Payal Seth and Palakh Jain
India loses 4% of its GDP annually due to malnourishment and hence, the objective of economic development cannot be met without addressing the issue of child malnutrition.
India has achieved remarkable levels of economic growth, and yet, despite all the progress, it continues to host the highest number of malnourished children in the world.
Child malnutrition is classified as ‘undernutrition’ (inadequate consumption of calories) and ‘overnutrition’ (excess consumption of calories). Of these, undernutrition leads to low height-for-age or stunting. It is known as the most sinister form of child malnutrition because unlike the loss of weight, height cannot be readily gained back. Hence, it is an indicator of chronic childhood malnutrition, which can lead to irreversible mental and physical damage that is even transmitted to the next generation.
To understand the gravity of this problem, we note one-third of stunted children, globally, are Indian. The implication is that India loses 4% of its GDP (gross domestic product) annually, and hence the objective of economic development cannot be met without addressing the issue of child malnutrition.
The research suggests that tackling child malnutrition requires a multi-faceted approach, for example, improving the quantity and the quality of dietary intake, levels of sanitation, maternal health and education, access to social safety net programmes etc. Based on these important findings, the government had established programmes like Integrated Child Development Services (ICDS) that provides comprehensive health and nutrition services to children under six and pregnant and lactating mothers, mid-day meals to school-going children, Swachh Bharat Mission that is aimed to eliminate open defecation, among others programmes.
And yet, despite these measures, the NFHS-5 data revealed that child malnutrition in India is worsening (see figure 1). Thirteen out of the 22 states have witnessed a reversal in stunting outcomes. Experts have commented that this is due to a decline in budgetary allocation towards children’s health and nutrition schemes (here), while others suggest that it could be due to the slowdown in economic growth (here).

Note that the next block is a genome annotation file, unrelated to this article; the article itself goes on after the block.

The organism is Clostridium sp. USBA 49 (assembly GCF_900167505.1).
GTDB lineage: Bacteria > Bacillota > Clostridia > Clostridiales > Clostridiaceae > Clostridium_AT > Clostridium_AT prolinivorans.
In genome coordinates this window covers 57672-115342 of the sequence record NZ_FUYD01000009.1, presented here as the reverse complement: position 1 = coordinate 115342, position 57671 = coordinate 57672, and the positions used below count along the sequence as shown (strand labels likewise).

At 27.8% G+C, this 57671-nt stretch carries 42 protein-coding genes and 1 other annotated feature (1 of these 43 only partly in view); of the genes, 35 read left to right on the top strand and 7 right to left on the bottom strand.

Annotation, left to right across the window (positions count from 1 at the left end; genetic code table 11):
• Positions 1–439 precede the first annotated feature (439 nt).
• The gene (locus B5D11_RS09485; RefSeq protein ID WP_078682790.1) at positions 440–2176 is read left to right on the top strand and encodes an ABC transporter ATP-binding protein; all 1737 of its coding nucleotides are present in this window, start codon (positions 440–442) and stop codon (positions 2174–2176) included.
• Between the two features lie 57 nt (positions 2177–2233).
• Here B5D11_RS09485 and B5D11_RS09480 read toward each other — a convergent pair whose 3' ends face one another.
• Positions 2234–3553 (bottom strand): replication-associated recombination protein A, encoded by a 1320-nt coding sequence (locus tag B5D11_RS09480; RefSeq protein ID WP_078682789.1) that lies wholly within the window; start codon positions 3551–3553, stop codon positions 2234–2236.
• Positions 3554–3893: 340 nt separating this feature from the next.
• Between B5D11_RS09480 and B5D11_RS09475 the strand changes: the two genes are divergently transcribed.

Given the rising burden of child malnutrition and budgetary concerns, there is substantial merit in understanding the relative importance of the factors impacting child malnutrition. This can help the policymakers redirect their focus on interventions that will yield the maximum benefits to child health.
We use data from the NFHS-4 survey for almost 90,000 children below five. Further, we use NHFS-4 variables to construct ten groups that are used to explain the child malnutrition under UNICEF’s framework: age of the child (in months; from 0-5 years), gender, occurrence of infections, medicinal intake, birth characteristics (size and weight at birth), their food intake (breastfeeding and dietary diversity), child environment (open defecation level at the village, access to benefits from welfare schemes, improved drinking water, household size), mother’s characteristics (height, BMI, education, and age at marriage), her environment (access to benefits from ICDS centres during pregnancy, health insurance) and socio-economic controls (wealth, place of residence, etc.).